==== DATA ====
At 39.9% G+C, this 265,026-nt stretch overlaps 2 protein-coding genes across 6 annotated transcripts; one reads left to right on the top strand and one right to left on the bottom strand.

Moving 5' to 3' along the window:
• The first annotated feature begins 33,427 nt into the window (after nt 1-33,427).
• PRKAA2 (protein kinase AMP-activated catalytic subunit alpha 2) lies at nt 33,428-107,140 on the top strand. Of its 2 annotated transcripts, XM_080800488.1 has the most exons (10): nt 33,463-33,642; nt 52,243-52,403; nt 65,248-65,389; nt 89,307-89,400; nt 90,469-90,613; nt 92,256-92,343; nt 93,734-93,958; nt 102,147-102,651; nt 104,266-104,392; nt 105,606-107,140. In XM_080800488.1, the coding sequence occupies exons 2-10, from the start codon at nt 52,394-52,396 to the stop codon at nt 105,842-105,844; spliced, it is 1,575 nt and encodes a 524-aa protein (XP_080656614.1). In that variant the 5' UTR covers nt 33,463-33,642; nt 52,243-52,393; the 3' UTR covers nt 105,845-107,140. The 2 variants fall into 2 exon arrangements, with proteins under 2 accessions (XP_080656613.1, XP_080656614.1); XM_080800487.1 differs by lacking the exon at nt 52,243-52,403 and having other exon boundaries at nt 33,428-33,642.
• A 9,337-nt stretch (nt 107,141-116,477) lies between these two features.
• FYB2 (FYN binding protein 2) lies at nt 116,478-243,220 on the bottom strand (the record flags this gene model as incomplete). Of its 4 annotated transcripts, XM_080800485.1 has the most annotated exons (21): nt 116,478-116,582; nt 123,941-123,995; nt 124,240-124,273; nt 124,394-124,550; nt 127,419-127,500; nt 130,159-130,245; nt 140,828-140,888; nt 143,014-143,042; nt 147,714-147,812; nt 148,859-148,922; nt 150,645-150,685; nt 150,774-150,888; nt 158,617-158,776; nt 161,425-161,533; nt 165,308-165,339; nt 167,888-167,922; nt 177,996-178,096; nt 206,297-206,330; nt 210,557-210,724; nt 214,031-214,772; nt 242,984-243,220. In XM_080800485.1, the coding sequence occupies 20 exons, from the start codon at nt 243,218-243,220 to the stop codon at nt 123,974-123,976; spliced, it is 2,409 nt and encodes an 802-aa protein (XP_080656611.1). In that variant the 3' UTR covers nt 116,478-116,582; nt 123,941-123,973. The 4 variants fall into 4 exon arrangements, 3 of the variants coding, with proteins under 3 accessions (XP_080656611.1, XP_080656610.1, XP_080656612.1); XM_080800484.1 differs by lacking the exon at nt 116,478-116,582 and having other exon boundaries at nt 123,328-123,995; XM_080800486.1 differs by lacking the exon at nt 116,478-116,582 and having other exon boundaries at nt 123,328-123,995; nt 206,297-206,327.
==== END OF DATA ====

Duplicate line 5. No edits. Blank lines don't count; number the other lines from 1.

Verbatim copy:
• A 9,337-nt stretch (nt 107,141-116,477) lies between these two features.